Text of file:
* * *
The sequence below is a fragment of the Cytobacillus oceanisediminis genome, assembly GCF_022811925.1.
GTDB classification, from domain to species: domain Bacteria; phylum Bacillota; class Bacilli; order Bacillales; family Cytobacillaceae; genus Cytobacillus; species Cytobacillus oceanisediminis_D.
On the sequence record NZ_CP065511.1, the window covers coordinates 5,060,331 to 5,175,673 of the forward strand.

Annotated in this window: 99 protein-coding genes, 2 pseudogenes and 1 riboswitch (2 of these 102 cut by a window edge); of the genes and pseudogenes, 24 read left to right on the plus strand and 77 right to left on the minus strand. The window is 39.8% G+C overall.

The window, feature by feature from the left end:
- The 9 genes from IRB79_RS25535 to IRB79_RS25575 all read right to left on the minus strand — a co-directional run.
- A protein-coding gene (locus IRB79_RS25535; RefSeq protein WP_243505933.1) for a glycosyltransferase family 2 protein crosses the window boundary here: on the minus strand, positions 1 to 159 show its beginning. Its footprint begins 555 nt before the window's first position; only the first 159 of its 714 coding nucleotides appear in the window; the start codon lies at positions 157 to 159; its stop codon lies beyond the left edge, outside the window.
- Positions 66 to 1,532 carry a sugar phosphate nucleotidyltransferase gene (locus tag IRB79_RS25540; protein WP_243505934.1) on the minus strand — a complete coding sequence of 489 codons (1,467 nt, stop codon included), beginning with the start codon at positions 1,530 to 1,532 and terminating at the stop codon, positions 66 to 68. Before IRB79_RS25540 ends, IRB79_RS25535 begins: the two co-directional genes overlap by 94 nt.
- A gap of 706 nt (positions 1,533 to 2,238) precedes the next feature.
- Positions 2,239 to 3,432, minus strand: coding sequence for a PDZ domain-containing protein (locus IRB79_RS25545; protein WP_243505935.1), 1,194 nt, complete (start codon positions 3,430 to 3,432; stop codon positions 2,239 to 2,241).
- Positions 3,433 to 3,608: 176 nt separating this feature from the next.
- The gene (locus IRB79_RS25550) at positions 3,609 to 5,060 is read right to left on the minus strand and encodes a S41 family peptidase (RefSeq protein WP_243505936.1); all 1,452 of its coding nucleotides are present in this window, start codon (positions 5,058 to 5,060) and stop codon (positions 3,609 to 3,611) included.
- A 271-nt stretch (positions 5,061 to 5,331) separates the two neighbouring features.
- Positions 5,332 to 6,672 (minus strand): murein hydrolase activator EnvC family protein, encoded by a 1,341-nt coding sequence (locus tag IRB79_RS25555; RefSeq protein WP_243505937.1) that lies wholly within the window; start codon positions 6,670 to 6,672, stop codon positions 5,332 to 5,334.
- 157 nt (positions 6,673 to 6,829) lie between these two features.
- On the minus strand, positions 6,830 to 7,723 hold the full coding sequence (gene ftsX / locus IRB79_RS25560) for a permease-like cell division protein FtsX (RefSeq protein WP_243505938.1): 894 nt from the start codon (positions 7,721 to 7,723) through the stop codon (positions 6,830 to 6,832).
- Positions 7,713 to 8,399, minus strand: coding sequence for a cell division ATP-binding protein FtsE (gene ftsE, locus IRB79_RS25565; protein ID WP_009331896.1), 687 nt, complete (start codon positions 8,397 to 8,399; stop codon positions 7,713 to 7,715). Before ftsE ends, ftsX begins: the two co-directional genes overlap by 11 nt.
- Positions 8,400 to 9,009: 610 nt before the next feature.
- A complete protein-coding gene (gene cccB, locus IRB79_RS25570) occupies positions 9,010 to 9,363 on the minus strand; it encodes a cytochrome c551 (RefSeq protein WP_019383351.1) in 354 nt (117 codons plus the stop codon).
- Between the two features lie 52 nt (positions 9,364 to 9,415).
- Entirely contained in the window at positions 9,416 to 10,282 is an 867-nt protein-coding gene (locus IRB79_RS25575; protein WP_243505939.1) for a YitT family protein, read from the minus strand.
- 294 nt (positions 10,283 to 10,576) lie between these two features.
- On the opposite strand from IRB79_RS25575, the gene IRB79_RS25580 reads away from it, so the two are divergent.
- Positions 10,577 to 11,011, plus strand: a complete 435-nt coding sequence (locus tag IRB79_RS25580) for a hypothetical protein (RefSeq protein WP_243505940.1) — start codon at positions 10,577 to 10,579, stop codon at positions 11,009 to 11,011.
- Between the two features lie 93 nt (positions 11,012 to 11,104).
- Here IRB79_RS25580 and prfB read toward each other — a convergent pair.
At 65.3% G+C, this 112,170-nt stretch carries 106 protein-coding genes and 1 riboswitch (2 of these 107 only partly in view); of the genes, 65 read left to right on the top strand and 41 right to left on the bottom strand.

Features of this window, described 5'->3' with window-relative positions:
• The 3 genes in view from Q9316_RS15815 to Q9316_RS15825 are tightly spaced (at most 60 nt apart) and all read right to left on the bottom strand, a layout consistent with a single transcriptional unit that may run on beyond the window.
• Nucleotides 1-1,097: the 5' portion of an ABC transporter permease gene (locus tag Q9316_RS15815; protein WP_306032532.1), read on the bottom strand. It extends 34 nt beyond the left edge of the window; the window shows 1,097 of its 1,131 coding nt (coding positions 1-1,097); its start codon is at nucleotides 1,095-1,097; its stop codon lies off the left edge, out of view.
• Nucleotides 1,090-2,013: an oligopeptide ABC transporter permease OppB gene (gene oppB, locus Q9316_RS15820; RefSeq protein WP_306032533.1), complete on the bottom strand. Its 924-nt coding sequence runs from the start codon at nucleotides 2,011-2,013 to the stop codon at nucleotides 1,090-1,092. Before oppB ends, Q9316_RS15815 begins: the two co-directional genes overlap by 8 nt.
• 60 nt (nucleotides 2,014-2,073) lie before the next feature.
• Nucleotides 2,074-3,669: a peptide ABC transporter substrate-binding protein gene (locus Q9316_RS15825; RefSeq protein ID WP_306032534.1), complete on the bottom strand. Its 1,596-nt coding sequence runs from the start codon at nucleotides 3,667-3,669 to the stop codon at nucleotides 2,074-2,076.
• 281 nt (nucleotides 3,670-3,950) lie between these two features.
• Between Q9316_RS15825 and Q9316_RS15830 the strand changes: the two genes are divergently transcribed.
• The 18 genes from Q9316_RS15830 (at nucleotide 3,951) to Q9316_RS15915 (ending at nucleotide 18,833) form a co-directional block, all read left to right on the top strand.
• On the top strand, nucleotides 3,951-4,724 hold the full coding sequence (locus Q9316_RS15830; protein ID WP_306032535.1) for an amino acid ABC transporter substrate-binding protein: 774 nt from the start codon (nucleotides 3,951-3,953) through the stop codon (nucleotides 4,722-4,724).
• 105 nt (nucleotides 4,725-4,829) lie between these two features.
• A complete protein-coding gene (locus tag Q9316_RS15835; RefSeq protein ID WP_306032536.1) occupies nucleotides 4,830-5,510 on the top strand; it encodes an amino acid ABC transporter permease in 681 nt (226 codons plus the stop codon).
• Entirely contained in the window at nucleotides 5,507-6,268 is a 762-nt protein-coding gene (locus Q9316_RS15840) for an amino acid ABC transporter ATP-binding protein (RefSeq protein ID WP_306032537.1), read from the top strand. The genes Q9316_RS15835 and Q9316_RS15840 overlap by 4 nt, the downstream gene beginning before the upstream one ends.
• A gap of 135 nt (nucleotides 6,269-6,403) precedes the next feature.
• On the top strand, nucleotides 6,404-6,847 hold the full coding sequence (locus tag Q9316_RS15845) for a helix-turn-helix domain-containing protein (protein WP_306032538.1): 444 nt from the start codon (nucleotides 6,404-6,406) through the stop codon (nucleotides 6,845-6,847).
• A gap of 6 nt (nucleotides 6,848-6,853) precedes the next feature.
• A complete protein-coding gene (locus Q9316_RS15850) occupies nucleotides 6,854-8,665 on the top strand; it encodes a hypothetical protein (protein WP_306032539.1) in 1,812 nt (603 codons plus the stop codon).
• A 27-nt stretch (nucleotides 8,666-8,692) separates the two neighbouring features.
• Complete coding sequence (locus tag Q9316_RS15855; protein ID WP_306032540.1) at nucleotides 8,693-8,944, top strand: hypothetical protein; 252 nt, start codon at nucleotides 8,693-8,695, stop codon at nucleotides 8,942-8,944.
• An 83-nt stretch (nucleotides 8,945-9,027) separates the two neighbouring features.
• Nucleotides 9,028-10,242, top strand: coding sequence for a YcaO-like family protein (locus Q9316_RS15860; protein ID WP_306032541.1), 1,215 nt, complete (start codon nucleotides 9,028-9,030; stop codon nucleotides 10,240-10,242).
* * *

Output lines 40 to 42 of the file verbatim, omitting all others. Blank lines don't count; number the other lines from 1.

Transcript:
• Entirely contained in the window at nucleotides 5,507-6,268 is a 762-nt protein-coding gene (locus Q9316_RS15840) for an amino acid ABC transporter ATP-binding protein (RefSeq protein ID WP_306032537.1), read from the top strand. The genes Q9316_RS15835 and Q9316_RS15840 overlap by 4 nt, the downstream gene beginning before the upstream one ends.
• A gap of 135 nt (nucleotides 6,269-6,403) precedes the next feature.
• On the top strand, nucleotides 6,404-6,847 hold the full coding sequence (locus tag Q9316_RS15845) for a helix-turn-helix domain-containing protein (protein WP_306032538.1): 444 nt from the start codon (nucleotides 6,404-6,406) through the stop codon (nucleotides 6,845-6,847).